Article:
As recommended in the report, the development of the Naloxone Programme will be focussed on ensuring that all those individuals who have been administered naloxone are signposted to relevant treatment services to ensure that their ongoing health needs are addressed. This aligns with Strategic Implementation Group 3 (announced by the Department of Health in 2022), and its’ goal to, ‘develop integrated care pathways for high risk drug users to achieve better health outcomes’.

This report aligns with recommendations proposed in Drug-related Deaths in Ireland: Key Patterns and Trends 2008-2017, the first NSIO Drug Insights Report, launched last year, which recognises that; ‘naloxone availability for opioid users should be prioritised and its impact monitored on an ongoing basis.’

The report recognises that The Naloxone Programme should continue to be resourced and expanded to achieve a stronger geographical spread given the demonstrated lifesaving benefits in Ireland.

For information and support in relation to substance use go to www.drugs.ie or call the HSE Drug and Alcohol Helpline on 1800 459 459 Monday – Friday 9:30 am – 5:30 pm.

 

Further information

 

The report states the following recommendations to help enhance and further develop the programme:

 

  1. The Naloxone Programme should continue to be resourced and expanded to achieve a stronger geographical spread given the demonstrated lifesaving benefits.
  2. The need for gender specific initiatives in terms of overdose prevention and treatment needs further recognition and wider implementation.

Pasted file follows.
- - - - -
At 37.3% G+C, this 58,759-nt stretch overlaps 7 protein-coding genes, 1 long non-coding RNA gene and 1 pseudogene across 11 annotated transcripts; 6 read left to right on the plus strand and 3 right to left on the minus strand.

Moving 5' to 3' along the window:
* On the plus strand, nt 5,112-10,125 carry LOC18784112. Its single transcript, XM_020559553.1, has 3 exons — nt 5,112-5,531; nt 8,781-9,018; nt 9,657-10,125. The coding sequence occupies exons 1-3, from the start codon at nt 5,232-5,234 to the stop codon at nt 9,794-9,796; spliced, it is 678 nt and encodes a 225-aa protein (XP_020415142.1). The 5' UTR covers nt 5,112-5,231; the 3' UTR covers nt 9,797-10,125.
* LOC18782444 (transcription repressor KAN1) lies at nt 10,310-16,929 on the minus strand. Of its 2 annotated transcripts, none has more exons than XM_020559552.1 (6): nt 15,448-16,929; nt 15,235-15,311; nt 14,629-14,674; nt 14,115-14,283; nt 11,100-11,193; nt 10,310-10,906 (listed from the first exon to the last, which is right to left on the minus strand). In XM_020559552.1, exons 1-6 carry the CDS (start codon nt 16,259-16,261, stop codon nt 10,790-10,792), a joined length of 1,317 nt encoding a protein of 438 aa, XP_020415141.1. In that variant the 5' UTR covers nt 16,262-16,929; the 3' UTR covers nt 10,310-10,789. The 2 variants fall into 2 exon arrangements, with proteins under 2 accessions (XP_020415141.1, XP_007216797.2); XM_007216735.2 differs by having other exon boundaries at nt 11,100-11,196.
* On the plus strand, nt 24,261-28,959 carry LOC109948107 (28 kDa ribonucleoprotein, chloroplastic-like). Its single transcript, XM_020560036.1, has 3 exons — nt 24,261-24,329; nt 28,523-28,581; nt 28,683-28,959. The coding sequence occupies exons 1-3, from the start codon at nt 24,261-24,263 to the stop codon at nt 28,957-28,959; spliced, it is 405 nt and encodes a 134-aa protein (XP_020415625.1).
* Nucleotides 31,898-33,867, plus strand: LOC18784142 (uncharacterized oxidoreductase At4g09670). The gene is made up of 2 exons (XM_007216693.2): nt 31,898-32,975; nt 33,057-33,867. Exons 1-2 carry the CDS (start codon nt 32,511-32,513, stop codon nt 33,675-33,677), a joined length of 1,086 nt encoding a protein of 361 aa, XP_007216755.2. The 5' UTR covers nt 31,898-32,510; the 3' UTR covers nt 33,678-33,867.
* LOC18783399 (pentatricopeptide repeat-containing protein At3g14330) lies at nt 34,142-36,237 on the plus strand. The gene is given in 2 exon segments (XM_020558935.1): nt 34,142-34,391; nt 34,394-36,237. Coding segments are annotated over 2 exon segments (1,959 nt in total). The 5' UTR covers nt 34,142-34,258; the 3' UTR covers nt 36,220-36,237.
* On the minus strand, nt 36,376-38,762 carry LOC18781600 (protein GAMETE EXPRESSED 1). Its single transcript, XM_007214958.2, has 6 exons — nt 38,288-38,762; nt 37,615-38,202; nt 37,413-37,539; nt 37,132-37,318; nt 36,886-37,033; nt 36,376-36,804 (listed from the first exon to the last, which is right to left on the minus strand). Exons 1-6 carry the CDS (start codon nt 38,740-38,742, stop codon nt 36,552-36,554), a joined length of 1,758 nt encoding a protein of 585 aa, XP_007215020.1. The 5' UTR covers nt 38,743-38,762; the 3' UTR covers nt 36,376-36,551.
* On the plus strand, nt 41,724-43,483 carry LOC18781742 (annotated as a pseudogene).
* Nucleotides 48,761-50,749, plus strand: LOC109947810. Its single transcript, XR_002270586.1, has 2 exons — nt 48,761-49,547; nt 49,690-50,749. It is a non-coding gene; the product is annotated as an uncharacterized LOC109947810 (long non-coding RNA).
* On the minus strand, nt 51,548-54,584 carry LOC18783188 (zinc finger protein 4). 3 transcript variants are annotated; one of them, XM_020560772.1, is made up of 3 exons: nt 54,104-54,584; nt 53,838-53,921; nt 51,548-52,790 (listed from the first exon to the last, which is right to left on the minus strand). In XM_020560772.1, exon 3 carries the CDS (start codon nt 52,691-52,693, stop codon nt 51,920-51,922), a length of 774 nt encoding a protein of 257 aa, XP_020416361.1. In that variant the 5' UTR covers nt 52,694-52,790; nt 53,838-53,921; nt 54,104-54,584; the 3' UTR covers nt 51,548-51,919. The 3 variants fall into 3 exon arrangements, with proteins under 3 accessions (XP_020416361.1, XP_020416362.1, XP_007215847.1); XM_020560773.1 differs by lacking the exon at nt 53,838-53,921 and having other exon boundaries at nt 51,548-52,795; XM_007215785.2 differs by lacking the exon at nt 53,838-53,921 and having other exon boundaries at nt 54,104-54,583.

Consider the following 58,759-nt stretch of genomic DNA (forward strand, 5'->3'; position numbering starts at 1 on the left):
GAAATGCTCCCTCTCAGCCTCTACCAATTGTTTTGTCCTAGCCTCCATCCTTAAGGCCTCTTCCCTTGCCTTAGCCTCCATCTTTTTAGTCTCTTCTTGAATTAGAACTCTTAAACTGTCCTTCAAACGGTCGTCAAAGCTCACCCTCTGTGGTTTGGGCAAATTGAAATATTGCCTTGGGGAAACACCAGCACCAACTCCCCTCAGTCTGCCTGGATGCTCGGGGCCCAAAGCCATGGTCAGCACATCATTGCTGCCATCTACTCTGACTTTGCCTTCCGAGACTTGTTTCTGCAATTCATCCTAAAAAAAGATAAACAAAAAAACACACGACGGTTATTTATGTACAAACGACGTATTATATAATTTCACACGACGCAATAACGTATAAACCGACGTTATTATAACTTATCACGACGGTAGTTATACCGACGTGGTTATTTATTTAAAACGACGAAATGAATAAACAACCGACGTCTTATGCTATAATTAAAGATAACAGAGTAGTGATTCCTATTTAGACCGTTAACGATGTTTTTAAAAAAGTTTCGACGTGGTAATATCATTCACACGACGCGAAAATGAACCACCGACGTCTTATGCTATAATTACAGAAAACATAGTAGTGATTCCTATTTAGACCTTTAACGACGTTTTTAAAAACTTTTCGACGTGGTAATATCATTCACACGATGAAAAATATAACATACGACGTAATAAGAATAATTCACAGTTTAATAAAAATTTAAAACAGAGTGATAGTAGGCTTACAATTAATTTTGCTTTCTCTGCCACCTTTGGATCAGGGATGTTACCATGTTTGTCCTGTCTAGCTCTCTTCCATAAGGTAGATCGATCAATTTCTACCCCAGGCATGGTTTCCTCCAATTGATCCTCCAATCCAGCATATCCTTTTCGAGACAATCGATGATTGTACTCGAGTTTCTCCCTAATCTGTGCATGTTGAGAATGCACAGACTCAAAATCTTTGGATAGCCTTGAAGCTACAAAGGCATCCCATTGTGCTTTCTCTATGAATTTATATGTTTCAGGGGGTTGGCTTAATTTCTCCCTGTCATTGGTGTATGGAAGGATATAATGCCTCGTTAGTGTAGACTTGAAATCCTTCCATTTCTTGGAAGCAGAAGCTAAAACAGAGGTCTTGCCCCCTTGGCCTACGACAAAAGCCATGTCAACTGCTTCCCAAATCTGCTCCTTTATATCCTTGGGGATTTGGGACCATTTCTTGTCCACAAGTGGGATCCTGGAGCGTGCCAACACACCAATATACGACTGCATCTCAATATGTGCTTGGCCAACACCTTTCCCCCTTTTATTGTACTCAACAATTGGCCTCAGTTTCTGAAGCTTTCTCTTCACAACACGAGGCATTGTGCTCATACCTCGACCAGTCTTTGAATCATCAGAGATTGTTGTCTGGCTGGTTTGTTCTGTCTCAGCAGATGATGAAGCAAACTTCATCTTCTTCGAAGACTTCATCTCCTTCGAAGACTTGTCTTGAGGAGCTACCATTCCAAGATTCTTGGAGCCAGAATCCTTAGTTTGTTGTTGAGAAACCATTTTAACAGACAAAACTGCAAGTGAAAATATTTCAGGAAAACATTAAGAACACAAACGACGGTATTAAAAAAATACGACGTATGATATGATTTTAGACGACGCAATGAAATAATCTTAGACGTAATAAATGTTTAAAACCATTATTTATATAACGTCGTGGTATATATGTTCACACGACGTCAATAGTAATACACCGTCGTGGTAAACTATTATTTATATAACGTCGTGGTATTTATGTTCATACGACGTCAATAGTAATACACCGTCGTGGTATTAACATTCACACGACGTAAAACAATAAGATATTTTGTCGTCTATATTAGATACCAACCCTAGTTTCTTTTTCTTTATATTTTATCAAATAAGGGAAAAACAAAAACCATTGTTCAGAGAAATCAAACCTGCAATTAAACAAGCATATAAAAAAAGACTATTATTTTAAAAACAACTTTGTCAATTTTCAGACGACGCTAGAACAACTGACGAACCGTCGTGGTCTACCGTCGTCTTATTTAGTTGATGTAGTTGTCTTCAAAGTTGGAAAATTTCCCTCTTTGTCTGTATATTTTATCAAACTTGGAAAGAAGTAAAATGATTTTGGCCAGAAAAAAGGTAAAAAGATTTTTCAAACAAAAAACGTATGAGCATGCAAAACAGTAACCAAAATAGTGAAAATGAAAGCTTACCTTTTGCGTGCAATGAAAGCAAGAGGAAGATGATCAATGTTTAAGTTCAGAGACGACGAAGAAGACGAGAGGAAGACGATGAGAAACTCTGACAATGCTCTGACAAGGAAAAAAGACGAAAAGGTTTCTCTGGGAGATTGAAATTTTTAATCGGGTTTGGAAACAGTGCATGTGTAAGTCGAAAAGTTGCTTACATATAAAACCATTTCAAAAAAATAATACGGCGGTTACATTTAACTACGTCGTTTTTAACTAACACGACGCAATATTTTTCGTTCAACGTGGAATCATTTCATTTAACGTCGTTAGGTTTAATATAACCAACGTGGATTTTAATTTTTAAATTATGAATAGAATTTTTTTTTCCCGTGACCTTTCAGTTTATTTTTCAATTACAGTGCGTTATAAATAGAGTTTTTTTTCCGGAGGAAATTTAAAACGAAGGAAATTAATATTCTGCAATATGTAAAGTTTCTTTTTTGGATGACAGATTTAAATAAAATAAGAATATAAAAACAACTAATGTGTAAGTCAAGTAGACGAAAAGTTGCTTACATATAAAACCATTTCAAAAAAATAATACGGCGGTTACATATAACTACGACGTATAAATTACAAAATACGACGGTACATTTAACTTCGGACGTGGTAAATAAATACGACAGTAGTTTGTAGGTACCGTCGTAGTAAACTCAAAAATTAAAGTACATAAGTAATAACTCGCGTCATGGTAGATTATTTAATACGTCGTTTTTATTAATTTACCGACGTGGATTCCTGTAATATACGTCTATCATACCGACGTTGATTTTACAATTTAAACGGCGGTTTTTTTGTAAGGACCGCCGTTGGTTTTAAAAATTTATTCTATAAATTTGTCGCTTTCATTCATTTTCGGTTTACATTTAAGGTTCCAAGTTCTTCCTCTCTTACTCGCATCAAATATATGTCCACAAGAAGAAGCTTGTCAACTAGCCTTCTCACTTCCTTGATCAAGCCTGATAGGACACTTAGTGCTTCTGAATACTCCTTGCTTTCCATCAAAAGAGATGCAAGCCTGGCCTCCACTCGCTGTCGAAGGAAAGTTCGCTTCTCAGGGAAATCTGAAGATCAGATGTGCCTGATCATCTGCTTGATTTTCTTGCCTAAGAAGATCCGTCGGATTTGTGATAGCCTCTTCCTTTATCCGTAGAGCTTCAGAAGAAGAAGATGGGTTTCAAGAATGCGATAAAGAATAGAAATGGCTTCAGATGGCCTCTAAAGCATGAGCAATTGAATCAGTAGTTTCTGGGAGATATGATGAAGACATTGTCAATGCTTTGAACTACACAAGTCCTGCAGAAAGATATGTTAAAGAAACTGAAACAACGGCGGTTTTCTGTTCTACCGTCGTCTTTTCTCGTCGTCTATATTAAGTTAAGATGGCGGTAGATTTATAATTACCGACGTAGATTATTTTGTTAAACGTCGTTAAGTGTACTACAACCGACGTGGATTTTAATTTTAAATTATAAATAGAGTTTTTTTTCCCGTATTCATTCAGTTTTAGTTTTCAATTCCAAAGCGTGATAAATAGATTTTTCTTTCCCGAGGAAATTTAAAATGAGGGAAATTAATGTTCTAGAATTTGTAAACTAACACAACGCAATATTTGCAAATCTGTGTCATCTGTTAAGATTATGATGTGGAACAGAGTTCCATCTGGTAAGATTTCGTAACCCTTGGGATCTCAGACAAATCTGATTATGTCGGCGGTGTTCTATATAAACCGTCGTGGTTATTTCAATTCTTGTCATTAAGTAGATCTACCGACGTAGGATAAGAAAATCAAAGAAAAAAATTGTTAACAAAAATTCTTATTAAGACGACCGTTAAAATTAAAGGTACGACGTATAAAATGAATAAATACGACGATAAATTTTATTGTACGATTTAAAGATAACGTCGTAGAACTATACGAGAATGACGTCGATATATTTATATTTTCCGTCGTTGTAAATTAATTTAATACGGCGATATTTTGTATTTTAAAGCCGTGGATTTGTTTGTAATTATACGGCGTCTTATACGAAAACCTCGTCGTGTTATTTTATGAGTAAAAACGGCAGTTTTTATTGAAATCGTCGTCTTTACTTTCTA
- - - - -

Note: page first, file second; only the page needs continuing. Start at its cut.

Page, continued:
3. Ensure that all those individuals who have been administered naloxone are ‘signposted’ to relevant treatment services to ensure that their ongoing health needs are addressed.
  4. Reimbursement of intramuscular naloxone by the PCRS, in line with the National Centre for Pharmacoeconomics, Ireland (NCPE) would merit consideration.
  5. . Ambulance services should be called in all instances where naloxone is administered. This should be a target set for all service providers and should be reviewed annually and this recommendation should be incorporated into training.
  6. The training programme should be reviewed yearly to ensure that the course content is up to date with developments in drug trends, in particular any emergence of synthetic opioids that   may influence naloxone requirements. In addition, a refresher training programme should be developed to facilitate skill retention. This should contain practical examples and utilise both face-to-face and remote options to expand the provision of training.
  7. Naloxone training and distribution to PWUD should include other potential bystanders, such as; family members, close friends and members of An Garda Síochána.
  8. A specific drug education programme for PWUD on overdose risks, in particular polydrug use, should be developed.
  9. The process of recording naloxone administrations should be streamlined to facilitate data analysis and to ensure that all naloxone administrations are recorded. Consideration should be given to redesigning the form and developing a secure mobile ‘App’ or online submission   system, in line with GDPR.
Posted by drugs.ie on 06/15 at 11:12 AM in